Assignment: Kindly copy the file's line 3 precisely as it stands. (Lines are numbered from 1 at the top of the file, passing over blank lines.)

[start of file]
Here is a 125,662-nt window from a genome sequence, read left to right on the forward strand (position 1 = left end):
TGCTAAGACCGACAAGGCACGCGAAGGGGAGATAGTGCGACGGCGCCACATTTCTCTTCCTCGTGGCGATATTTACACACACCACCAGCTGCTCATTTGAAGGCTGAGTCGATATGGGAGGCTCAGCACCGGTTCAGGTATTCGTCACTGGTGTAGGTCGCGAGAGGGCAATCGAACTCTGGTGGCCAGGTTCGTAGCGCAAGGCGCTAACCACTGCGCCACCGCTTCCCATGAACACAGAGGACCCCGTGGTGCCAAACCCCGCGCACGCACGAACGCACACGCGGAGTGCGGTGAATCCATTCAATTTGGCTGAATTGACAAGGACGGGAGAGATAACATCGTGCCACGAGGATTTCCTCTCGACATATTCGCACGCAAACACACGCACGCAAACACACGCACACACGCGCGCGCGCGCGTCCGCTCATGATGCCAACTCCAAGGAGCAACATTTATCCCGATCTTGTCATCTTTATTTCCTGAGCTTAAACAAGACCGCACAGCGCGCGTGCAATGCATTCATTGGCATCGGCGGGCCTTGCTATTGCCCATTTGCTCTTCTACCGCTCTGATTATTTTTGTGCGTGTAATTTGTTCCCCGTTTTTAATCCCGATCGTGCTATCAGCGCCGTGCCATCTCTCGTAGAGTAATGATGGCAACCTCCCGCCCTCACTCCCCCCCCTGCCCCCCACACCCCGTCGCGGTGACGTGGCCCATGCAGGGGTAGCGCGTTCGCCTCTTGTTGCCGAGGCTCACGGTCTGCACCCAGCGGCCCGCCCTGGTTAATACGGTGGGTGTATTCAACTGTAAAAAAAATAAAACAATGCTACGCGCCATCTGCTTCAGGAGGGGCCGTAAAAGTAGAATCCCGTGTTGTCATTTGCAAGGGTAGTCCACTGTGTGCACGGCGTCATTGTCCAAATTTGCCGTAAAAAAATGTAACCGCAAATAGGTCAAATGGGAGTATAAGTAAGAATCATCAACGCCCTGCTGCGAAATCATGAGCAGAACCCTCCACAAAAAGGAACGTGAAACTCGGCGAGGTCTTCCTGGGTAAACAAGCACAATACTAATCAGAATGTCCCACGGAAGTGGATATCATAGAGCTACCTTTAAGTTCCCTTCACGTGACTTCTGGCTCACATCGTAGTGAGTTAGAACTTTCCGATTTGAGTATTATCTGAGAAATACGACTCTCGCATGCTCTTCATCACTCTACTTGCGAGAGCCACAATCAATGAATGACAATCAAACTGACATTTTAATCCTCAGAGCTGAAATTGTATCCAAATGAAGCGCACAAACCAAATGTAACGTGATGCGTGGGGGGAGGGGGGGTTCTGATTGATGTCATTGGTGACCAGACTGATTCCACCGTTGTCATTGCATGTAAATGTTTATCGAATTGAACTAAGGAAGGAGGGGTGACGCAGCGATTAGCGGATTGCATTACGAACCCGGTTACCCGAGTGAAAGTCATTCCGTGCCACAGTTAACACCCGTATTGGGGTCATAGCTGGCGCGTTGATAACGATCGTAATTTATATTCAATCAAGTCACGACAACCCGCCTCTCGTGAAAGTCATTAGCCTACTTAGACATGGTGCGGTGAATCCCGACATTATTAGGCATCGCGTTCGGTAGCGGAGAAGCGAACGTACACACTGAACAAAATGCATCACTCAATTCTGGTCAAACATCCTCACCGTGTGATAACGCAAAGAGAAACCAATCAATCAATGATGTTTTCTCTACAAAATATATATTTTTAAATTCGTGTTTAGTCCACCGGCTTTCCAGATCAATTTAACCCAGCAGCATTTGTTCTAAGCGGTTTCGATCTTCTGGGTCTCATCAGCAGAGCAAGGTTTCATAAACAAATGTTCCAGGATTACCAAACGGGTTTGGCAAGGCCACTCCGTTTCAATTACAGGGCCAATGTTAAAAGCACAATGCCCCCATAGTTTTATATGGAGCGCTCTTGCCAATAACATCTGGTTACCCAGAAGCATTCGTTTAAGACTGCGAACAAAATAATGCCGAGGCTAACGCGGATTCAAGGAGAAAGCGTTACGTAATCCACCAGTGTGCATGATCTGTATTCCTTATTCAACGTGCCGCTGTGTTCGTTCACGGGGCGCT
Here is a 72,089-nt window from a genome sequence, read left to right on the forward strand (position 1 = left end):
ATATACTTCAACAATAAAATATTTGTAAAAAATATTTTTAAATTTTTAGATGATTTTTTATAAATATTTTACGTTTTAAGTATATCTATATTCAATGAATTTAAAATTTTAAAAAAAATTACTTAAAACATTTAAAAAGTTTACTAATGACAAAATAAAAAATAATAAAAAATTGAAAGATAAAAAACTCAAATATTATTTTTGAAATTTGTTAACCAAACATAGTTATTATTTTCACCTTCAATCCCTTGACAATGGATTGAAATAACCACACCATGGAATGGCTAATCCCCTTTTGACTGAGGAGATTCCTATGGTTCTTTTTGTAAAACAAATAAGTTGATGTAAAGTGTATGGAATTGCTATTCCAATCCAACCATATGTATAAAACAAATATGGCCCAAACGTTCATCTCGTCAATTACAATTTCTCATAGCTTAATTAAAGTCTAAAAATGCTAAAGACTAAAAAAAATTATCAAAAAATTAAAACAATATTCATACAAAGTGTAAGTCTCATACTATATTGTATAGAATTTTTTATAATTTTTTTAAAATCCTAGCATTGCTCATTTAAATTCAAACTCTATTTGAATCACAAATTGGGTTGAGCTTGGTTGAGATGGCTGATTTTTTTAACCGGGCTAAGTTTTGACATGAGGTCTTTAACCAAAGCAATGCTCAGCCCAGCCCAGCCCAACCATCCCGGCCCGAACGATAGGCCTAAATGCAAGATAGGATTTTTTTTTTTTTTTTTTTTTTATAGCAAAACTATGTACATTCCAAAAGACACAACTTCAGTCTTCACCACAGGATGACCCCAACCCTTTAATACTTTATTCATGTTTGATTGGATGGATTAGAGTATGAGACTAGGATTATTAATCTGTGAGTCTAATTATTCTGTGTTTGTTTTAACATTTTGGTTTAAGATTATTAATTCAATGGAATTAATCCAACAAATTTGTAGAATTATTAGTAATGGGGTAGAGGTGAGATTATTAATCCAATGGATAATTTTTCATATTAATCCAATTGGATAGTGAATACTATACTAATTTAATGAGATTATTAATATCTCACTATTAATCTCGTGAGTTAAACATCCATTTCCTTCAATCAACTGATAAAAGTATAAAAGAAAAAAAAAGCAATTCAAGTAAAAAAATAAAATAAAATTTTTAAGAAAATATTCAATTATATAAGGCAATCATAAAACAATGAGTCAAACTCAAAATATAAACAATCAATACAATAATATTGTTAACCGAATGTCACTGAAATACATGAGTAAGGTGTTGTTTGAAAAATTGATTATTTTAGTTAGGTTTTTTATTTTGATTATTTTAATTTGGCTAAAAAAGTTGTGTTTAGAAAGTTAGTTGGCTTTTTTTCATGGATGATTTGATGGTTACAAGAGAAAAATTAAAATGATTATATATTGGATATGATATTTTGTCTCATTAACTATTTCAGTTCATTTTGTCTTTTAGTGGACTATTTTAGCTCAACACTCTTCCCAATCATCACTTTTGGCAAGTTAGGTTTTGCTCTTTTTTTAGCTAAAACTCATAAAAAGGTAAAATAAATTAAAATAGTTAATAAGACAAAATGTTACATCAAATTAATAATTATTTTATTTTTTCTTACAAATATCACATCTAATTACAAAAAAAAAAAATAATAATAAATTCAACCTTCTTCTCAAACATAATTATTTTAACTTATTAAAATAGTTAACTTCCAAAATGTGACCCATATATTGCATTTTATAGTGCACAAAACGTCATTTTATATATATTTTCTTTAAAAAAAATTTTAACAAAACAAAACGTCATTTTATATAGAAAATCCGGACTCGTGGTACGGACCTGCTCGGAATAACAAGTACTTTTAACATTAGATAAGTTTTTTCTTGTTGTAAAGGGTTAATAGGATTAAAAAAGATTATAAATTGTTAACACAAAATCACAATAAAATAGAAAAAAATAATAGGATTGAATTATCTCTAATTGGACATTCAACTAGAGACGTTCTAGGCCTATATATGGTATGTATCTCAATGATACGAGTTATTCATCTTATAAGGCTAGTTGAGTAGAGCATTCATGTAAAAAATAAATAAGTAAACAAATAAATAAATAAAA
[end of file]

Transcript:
Here is a 72,089-nt window from a genome sequence, read left to right on the forward strand (position 1 = left end):